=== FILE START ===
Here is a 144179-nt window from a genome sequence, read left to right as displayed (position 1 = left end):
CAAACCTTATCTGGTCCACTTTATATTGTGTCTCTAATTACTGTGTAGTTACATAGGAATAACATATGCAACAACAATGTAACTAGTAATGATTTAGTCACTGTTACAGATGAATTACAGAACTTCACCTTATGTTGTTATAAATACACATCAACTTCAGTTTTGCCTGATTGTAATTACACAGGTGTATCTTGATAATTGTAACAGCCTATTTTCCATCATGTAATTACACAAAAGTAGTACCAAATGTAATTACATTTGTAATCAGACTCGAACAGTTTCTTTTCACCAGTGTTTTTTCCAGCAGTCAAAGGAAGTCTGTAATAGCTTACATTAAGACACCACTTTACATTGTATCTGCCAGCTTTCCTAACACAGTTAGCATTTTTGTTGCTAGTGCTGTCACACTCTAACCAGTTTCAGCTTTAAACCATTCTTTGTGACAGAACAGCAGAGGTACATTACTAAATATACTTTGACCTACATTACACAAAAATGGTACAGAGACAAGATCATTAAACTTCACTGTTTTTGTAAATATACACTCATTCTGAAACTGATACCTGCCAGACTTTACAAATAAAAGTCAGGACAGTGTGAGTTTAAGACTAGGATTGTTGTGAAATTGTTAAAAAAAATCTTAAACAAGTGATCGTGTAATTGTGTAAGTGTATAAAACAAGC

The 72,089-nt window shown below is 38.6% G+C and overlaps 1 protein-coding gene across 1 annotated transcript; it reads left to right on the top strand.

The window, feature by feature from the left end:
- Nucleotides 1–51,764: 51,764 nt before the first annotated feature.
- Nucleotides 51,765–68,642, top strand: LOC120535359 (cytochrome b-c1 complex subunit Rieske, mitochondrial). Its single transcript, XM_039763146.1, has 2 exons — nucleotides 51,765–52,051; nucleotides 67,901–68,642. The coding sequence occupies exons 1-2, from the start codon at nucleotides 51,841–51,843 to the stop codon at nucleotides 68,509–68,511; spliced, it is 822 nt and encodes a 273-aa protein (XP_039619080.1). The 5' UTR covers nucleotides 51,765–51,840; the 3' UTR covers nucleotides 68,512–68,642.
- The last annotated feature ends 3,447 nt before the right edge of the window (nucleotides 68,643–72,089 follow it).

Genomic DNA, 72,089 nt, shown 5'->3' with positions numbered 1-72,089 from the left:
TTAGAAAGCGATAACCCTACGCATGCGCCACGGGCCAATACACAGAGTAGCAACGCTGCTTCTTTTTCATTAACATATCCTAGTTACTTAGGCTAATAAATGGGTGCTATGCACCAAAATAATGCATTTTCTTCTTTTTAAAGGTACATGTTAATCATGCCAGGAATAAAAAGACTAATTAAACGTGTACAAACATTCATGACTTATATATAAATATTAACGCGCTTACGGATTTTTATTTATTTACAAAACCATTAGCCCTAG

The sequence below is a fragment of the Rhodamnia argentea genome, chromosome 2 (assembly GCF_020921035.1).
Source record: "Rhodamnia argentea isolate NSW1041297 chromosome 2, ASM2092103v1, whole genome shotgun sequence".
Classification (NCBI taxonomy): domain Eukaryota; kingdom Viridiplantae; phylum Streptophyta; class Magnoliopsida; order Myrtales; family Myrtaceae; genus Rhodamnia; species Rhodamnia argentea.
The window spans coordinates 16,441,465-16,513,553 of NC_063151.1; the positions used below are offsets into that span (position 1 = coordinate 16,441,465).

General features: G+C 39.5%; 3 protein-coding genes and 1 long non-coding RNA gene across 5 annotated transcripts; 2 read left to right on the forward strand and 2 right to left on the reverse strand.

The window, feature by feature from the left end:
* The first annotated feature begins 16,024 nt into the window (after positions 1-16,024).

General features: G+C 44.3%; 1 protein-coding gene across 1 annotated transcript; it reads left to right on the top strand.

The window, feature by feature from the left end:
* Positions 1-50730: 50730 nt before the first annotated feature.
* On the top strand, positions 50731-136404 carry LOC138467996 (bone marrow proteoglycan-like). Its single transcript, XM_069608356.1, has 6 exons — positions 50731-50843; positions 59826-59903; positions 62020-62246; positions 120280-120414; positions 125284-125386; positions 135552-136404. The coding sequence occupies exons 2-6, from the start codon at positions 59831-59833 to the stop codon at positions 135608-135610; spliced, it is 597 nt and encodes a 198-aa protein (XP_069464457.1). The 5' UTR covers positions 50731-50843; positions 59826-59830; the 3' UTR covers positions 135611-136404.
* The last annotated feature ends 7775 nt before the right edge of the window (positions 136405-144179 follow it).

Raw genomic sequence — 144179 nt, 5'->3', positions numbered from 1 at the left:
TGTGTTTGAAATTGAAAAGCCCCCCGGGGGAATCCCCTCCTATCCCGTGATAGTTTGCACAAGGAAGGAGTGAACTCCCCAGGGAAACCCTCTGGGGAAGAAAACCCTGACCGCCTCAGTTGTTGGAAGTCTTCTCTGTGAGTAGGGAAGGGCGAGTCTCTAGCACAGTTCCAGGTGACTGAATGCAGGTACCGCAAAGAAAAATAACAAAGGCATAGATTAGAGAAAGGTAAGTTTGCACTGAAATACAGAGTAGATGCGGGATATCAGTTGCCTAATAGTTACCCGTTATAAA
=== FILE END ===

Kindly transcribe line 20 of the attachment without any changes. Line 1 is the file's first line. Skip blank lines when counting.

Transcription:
* On the top strand, positions 50731-136404 carry LOC138467996 (bone marrow proteoglycan-like). Its single transcript, XM_069608356.1, has 6 exons — positions 50731-50843; positions 59826-59903; positions 62020-62246; positions 120280-120414; positions 125284-125386; positions 135552-136404. The coding sequence occupies exons 2-6, from the start codon at positions 59831-59833 to the stop codon at positions 135608-135610; spliced, it is 597 nt and encodes a 198-aa protein (XP_069464457.1). The 5' UTR covers positions 50731-50843; positions 59826-59830; the 3' UTR covers positions 135611-136404.